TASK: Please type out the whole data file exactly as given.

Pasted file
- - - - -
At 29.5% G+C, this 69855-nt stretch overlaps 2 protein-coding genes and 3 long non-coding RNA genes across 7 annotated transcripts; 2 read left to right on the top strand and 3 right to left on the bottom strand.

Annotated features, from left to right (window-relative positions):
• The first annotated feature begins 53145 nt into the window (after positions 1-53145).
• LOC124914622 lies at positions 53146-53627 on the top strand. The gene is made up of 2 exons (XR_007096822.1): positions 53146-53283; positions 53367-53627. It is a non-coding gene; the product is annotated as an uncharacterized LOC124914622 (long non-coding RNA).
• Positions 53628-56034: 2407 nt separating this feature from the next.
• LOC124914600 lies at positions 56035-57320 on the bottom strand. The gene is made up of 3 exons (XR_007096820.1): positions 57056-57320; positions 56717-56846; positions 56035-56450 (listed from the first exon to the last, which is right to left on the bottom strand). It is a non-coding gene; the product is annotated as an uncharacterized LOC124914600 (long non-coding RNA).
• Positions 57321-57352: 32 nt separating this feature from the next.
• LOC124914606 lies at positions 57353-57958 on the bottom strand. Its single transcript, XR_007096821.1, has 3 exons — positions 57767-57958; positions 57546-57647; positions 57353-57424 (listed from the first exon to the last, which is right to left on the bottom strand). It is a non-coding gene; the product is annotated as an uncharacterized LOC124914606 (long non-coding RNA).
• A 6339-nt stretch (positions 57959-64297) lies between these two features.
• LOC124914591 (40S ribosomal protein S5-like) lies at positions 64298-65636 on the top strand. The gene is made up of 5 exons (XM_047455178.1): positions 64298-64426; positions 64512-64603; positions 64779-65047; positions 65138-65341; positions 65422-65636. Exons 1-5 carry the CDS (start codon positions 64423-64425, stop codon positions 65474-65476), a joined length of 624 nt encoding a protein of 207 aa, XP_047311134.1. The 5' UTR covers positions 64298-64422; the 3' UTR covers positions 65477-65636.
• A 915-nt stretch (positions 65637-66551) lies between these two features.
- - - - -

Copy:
At 29.5% G+C, this 69855-nt stretch overlaps 2 protein-coding genes and 3 long non-coding RNA genes across 7 annotated transcripts; 2 read left to right on the top strand and 3 right to left on the bottom strand.

Annotated features, from left to right (window-relative positions):
• The first annotated feature begins 53145 nt into the window (after positions 1-53145).
• LOC124914622 lies at positions 53146-53627 on the top strand. The gene is made up of 2 exons (XR_007096822.1): positions 53146-53283; positions 53367-53627. It is a non-coding gene; the product is annotated as an uncharacterized LOC124914622 (long non-coding RNA).
• Positions 53628-56034: 2407 nt separating this feature from the next.
• LOC124914600 lies at positions 56035-57320 on the bottom strand. The gene is made up of 3 exons (XR_007096820.1): positions 57056-57320; positions 56717-56846; positions 56035-56450 (listed from the first exon to the last, which is right to left on the bottom strand). It is a non-coding gene; the product is annotated as an uncharacterized LOC124914600 (long non-coding RNA).
• Positions 57321-57352: 32 nt separating this feature from the next.
• LOC124914606 lies at positions 57353-57958 on the bottom strand. Its single transcript, XR_007096821.1, has 3 exons — positions 57767-57958; positions 57546-57647; positions 57353-57424 (listed from the first exon to the last, which is right to left on the bottom strand). It is a non-coding gene; the product is annotated as an uncharacterized LOC124914606 (long non-coding RNA).
• A 6339-nt stretch (positions 57959-64297) lies between these two features.
• LOC124914591 (40S ribosomal protein S5-like) lies at positions 64298-65636 on the top strand. The gene is made up of 5 exons (XM_047455178.1): positions 64298-64426; positions 64512-64603; positions 64779-65047; positions 65138-65341; positions 65422-65636. Exons 1-5 carry the CDS (start codon positions 64423-64425, stop codon positions 65474-65476), a joined length of 624 nt encoding a protein of 207 aa, XP_047311134.1. The 5' UTR covers positions 64298-64422; the 3' UTR covers positions 65477-65636.
• A 915-nt stretch (positions 65637-66551) lies between these two features.